Crime/Emergency Services 7-23-08

Courtesy photo<br>
Officers secured 4,200 marijuana plants and numerous items that are associated with an illegal cultivation operation.  The plants were grown in an area the size of two football fields and were about three feet tall.

Courtesy photo<br> Officers secured 4,200 marijuana plants and numerous items that are associated with an illegal cultivation operation. The plants were grown in an area the size of two football fields and were about three feet tall.

Huge marijuana grow found near Sedona

Local, state and federal police officers raided a clandestine marijuana "grow" in the Coconino Forest at a remote area in the bottom of Woods Canyon near Sedona.

Two outdoor enthusiasts were hiking July 7 in the rugged area. The canyon is located south of Schnebly Hill Road and west of Interstate 17. The hikers discovered what they believed to be a large marijuana farm and reported their suspicions to the Northern Arizona Street Crimes Task Force (Metro). Using spotting scopes and other equipment, the task force confirmed the hikers' tip. Metro agents observed the area from the top of the rim but did not enter the canyon fearing they may alert suspects tending to the plants in the area.

A special team made up of the Coconino SO, Flagstaff Police, Forest Service, the Drug Enforcement Administration positioned themselves in strategic locations to watch the suspected marijuana field. Detectives observed as many as five men who appeared to be caring for the plants.

This past Wednesday, task force members descended the canyon and secured the area. Because of the thick vegetation, the vast area involved and the steep terrain, the five suspects who were believed to be in the area eluded apprehension. Officers secured 4,200 marijuana plants and numerous items that are associated with an illegal cultivation operation. The plants were grown in an area the size of two football fields and were about three feet tall.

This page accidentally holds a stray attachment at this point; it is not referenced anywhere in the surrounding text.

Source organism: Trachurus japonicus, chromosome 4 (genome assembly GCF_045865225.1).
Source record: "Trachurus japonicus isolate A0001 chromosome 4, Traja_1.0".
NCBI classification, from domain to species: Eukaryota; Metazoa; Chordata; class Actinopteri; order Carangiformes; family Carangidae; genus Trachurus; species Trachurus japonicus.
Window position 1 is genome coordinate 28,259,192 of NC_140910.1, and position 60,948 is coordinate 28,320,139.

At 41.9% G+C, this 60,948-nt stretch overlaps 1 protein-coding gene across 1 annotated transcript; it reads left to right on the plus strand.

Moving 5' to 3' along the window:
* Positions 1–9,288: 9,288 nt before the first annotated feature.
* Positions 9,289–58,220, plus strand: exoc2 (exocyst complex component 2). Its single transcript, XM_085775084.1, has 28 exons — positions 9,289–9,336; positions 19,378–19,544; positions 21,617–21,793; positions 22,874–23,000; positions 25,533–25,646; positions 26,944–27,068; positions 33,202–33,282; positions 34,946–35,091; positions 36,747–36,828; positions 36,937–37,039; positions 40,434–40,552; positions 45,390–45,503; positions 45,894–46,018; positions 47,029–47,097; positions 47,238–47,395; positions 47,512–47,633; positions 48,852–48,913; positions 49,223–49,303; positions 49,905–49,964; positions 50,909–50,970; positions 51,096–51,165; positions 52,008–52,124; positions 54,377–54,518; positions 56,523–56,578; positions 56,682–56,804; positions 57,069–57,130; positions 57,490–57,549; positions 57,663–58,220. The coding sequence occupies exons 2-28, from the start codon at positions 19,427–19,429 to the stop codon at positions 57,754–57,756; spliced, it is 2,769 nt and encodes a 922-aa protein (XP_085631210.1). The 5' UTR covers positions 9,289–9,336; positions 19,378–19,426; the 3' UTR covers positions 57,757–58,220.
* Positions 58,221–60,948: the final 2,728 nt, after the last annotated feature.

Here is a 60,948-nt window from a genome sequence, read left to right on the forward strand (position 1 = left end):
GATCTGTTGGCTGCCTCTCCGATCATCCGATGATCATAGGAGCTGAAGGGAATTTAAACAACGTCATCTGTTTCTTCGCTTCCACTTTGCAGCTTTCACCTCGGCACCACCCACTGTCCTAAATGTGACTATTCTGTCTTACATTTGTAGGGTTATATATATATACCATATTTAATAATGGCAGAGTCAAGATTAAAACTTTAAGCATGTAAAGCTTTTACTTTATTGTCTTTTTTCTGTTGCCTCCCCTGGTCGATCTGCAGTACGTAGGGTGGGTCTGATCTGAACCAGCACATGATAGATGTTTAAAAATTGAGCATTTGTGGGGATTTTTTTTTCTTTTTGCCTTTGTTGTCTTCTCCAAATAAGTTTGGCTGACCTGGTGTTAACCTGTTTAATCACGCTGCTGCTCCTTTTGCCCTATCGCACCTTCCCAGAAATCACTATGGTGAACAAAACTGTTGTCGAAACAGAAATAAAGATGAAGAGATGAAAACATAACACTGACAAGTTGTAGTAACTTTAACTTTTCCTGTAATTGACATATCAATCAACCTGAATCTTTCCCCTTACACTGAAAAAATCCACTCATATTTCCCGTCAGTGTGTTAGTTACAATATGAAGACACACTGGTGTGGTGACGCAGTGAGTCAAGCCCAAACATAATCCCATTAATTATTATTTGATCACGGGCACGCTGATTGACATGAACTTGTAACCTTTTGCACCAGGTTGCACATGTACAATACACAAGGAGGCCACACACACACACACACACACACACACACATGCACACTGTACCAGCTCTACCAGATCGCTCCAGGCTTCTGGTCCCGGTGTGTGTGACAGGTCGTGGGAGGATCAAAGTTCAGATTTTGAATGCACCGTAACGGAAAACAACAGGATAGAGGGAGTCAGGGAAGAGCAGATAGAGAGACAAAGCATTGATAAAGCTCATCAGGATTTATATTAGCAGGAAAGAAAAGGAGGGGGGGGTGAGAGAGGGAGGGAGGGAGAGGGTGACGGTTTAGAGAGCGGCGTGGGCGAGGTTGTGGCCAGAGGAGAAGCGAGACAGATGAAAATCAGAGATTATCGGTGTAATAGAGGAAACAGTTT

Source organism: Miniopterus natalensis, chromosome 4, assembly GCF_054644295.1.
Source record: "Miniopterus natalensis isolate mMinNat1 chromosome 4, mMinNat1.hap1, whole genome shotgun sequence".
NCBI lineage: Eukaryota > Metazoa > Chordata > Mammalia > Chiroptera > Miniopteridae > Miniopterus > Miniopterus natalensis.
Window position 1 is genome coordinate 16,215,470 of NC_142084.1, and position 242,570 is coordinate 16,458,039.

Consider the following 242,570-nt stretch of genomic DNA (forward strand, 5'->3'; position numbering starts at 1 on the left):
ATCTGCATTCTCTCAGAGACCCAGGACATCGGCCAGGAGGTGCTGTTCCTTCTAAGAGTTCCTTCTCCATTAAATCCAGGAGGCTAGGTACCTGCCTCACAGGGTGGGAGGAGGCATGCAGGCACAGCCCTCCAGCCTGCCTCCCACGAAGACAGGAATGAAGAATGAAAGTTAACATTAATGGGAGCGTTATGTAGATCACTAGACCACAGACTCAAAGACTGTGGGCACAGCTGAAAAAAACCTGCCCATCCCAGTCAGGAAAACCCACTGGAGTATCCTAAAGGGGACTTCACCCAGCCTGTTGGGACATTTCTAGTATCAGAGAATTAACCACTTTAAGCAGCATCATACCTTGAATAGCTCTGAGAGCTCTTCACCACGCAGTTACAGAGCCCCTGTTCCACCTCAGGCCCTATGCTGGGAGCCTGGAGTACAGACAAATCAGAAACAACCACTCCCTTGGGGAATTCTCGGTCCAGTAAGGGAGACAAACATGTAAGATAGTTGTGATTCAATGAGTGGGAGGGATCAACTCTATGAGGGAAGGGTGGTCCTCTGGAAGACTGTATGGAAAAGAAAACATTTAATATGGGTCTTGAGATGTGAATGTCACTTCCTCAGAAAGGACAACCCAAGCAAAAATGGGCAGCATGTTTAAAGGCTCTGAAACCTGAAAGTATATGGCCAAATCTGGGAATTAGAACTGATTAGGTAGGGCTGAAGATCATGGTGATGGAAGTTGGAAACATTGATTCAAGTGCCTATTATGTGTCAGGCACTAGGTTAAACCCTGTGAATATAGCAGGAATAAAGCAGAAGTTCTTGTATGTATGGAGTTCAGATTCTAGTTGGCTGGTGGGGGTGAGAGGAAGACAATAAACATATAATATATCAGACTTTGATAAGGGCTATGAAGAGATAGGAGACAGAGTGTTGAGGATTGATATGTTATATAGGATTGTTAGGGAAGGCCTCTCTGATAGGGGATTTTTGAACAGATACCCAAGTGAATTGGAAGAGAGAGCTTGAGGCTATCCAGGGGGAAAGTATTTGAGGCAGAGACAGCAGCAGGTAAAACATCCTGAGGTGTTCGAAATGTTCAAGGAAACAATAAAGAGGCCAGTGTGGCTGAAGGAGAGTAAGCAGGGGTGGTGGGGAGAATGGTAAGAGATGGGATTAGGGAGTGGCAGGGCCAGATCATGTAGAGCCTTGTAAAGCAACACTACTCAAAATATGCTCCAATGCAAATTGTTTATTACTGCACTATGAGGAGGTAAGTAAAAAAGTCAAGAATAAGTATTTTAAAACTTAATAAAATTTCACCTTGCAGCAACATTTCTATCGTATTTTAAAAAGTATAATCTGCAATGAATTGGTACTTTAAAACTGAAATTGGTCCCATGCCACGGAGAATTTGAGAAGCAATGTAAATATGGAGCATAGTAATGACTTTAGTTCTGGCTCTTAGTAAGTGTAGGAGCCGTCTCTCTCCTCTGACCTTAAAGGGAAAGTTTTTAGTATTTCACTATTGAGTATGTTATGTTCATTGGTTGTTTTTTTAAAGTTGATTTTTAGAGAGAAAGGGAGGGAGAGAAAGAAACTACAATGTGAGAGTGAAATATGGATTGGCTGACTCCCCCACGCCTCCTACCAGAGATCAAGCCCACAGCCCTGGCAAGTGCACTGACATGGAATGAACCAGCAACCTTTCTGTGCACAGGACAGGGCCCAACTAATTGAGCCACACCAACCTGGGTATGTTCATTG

"This enforcement effort is the latest example of how local, state and federal law enforcement cut through jurisdictional boundaries and work together in an effort to ensure public safety in our cities, counties, and national forests," said Coconino County Sheriff Bill Pribil. "It is just one example of a continuing partnership to aggressively enforce laws pertaining to the manufacture, cultivation, sale and use of illegal drugs and narcotics."

"This eradication operation means that thousands of pounds of marijuana never made it into our neighborhoods, and millions of dirty dollars never made it into the drug trade," said DEA Special Agent in Charge Elizabeth W. Kempshall. "DEA and our law enforcement partners remain committed to protect our natural resources from the contamination and damage caused by drug traffickers' illicit use of our public lands."

Traffic stop results in Internet safety lesson for parents

A Yavapai Sheriff's deputy stopped a vehicle for speeding in a Lake Montezuma neighborhood Thursday night. The deputy identified the driver as a 19-year-old man from Cottonwood with 15- and 16-year-old Lake Montezuma girls as passengers.

The deputy learned the teenage girls became acquainted with the boy from a "My Space" page and had arranged to meet him in person. The driver was in the process of dropping off one of the girls when the deputy stopped his car.

Neither set of parents was aware of the plans or had knowledge of their respective daughters' current location.

It is another reminder that parents should closely monitor their children's Internet activity and always know their whereabouts and with whom they associate.

Additional Internet safety suggestions are available from the volunteer cyber safety group "Wiredsafety" (www.wiredsafety.org).

The Yavapai County Sheriff's Office, in cooperation with the Arizona Attorney General's Office, offers Internet Safety Programs for schools, churches and community groups. Call 928-777-7441 for additional information.

Saddlebag theft leads to jail